It didn’t help that the songwriter was in constant physical pain.
“Rivers was on painkillers. … He had this painful contraption on his leg. It was painful for him to hold his guitar up a certain way, so most of those songs are written in the first position [on the fret board]. I would almost have to egg the songs out of him,” Bell recalled to Rolling Stone in 2001.
Hoping to replicate the vibe of their live performances, Weezer opted to produce Pinkerton on their own. The result was a grittier, slightly darker sound that was more Pixies than the polished power pop Ric Ocasek had helped the band realize on the Blue Album.
“I think a lot the sound from that record, for me, came from Sound City Studios in Van Nuys, California. The initial sessions were from Electric Lady and Fort Apache, but when you hear the record, I hear Sound City and moving into there in January of ’96 was a significant part of that sound. It was in the same room that [Nirvana’s] Nevermind was recorded,” band historian and “fifth member” Karl Koch recalled to Alternative Press in 2010.
Just one day before the release the band was slapped with a $ 2 million lawsuit from detective agency Pinkerton for trademark infringement. The album’s clearly Madame Butterfly–influenced lyrics and cover art made the case an easy win for the band and label Geffen, but the incident ended up being some of the best press the record would get that year.
“Pinkerton wrote us saying, ‘Your album debuted very nicely on the charts, thanks to all the free press,'” Bell told The Toronto Star.
The lawsuit was just the beginning of an unfortunate string of events.
Despite Cuomo’s pre-apology to his fan club, the sexual nature of Pinkerton caught listeners off-guard. The harmless bespectacled guy who once pined for his Mary Tyler Moore had turned his attention to an 18-year-old Japanese fan. Lyrics like “I wonder what clothes you wear to school/I wonder how you decorate your room/I wonder how you touch yourself/And curse myself for being across the sea” were too strong of a reminder of the man behind the curtain.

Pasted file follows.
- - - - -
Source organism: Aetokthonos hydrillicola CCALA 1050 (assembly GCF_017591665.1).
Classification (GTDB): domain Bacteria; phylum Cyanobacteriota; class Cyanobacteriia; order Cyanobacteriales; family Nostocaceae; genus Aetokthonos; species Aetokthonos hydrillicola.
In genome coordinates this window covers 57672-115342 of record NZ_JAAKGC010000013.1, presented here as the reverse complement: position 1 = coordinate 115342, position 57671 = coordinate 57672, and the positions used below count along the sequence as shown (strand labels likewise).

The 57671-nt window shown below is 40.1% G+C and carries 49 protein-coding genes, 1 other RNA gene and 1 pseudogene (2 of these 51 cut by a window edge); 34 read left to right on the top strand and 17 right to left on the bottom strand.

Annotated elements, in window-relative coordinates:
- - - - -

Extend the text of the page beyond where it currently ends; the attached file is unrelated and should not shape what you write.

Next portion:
“As a songwriter, the band’s singer and guitarist, Rivers Cuomo, takes a juvenile tack on personal relationships,” wrote Rolling Stone critic Rob O’Connor.
“Throughout Pinkerton, he pines for all the girls he can’t have, the girls he can have but shouldn’t, the girls who are no good for him and the girls about whom he just isn’t sure.”
Lukewarm reviews rolled in. Both the record and lead single “El Scorcho” peaked at Number 19 on the charts, but fizzled out from there. Sales continued to slump as Geffen made two more efforts at finding a hit single. The poppiest track available, “The Good Life,” peaked at 32, while “Pink Triangle,” a tale of one boy’s unrequited love of a lesbian, failed to chart at all. Rolling Stone readers declared Pinkerton the third worst album of the year. The record was dead in the water.
“You [would] never know [the album was performing poorly] from the shows. That tour was great,” Koch recalled to Alternative Press.